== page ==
He was an explorer, a thinker, a hard worker.  He made money – lots of it.  He was Omaha stock – midwestern to the core.  After jumping in a shallow lake and breaking his leg, the insurance money paid for a year of college.  Becuase of that, he got a white collar job in insurance and later when on to run the company – Prudential to be exact. He never went back to school but made sure we would.  Of his six grandchildren, two hold PhDs, two have Bachelor’s and when I finish my MBA, it’ll even out the count with two holding master’s as well.

I’m the youngest of the cousins…and when I was born I think it changed him a little.  My mother always told him I was full of personality – life.  She told me he’d ask how that could be known when I was so little – but before I was even a  year old he said he saw it.  This kid is special.  This kid has “it” whatever “it” is…

true or  not, he was only man I ever remember making me feel special.  I’d follow him around the garden. We picked dollar weeds.  Life, he told me, was like dollar weeds.  You can’t just address a problem at the surface, but you have to follow it to the root – and pluck it out from there…and watch, he’d say – pulling out a line of those things that seemed to go on forever – there are always other things connected to the root.  But just keep digging and your garden will be healthy.

We talked a lot actually.  As the reality of his cancer and death began to take its toll on my mom life and parents marriage, I started to industriously take on the stress of myself.  Where would I go to school, what would I do, who would I marry?  I was young and burdened by a future decades away.  He saw it.  He saw my little personality and psyche being shaped.  He pulled me into his office once.  Cherrywood walls, a huge desk, and more books than a library – I loved that office – and he sat on his couch with me and said “I’m so sorry.”  Sorry for what? I wondered.  This guy had given me a great life.  A name.  Status.  Roots.  Identity.  He told me I was here on purpose and for one.  He lit up when I walked into a room.  He made everything feel safe.  His presence alone silenced almost all my fears.  But he was sorry.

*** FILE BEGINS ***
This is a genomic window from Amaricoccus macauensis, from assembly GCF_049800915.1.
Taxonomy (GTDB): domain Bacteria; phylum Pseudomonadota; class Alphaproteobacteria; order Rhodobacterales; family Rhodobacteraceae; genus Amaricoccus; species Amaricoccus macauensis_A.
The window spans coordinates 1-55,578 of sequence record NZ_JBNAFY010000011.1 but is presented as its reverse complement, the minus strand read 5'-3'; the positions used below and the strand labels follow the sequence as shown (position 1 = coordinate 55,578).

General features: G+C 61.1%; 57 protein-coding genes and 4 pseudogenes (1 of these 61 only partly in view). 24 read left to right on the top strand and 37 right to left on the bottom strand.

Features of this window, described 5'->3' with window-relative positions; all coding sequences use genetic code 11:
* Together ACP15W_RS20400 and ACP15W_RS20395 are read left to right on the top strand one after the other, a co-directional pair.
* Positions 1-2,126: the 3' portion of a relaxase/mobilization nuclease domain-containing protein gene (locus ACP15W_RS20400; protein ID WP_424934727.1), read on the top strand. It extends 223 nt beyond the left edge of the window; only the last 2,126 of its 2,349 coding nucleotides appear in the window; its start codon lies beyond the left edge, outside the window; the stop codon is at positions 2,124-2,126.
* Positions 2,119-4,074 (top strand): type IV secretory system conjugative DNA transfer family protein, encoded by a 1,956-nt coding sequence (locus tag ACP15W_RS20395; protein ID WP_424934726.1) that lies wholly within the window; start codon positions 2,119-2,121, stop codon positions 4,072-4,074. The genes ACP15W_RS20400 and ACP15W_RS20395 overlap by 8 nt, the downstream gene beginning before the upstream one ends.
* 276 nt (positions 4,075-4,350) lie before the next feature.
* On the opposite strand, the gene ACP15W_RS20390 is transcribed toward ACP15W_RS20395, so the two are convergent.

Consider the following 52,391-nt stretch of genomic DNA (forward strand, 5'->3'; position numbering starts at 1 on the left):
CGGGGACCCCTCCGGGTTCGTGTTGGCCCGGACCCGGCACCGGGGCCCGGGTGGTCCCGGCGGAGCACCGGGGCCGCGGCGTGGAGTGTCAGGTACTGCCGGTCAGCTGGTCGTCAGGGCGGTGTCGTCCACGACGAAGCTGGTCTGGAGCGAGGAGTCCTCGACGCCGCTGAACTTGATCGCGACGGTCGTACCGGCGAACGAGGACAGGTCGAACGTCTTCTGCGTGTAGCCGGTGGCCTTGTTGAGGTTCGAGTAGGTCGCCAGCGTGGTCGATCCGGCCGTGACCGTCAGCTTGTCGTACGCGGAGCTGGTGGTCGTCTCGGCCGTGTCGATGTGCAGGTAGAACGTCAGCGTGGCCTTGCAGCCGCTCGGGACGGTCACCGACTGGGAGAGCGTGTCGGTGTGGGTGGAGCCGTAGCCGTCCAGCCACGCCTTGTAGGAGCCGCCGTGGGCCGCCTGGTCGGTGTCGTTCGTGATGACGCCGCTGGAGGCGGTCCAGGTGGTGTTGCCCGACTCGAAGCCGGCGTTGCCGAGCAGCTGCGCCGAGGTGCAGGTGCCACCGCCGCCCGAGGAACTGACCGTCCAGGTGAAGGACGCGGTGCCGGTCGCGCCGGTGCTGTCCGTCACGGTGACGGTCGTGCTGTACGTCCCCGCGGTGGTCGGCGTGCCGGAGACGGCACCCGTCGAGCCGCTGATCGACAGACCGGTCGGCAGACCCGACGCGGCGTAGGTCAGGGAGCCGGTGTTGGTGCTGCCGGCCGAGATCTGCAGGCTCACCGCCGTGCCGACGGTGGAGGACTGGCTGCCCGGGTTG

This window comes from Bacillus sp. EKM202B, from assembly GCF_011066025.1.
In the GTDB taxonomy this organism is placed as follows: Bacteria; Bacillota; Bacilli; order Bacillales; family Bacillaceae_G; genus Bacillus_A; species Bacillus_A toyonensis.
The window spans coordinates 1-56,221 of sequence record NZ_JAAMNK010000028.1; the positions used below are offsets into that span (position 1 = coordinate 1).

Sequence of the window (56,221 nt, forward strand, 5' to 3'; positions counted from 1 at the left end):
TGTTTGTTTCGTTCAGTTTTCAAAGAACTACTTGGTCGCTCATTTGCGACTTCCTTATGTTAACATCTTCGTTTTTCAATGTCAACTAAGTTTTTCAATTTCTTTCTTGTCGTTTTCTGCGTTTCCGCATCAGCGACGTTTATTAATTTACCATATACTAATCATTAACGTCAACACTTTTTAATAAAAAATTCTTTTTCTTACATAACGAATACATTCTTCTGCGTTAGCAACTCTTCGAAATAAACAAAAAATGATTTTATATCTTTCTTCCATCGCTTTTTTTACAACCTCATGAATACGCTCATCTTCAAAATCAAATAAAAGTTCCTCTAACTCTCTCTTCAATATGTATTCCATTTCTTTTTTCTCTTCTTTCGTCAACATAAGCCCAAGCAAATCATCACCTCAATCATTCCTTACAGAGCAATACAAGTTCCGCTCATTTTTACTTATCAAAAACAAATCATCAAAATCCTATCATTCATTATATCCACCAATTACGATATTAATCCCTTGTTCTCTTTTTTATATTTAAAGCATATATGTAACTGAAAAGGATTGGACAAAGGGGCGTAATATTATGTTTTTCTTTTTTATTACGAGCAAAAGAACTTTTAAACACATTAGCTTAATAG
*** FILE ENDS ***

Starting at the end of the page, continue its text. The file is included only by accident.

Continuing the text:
“Options” he said…”I’ve given you too many options.  When I was young I had one option – did I want to eat or not to eat? So I got a job and I worked hard.  And I ate. Then I married your grandmother and had your mom and aunts.  And they had to eat.  So I knew my options.” He’d made peace with his choices but the evidence of the struggle was still there – who had he become?  who had he wanted to be?  what trade-offs did he make to get there?

China always represented that.  It represented him.  Life.  There’s a person you could be but a person you also must be.  You’ve been given much so live up to it.  And you have dreams and desires but they wait until you’ve done all the “right” things that by virtue of this last name you’ve been given you must do.

No wonder I’ve been slow to take on a new last name…or allow one choice to define so many others.  Rob Bell said “one yes means a thousand nos” so I’m careful with my yes.  Ironically, the weight of the tension between dreams and responsiblities has all but crushed me in the past few months leading up to this trip.

So here I am, in China with my MBA program at one of the world’s most prestigious schools – no doubt because of the sum of my choices and the options he gave me.  How could I not look for him here – feel him here – wonder what he’d say or think.  Am I still special?  Did I make you proud? Would you still love me if you knew me now?  Would the safe small world that fell into chaos and shattered overnight when you died have taken its toll on me the way it did if you had just lived longer? Did you tell me everything I needed to know?  Am I going to be OK?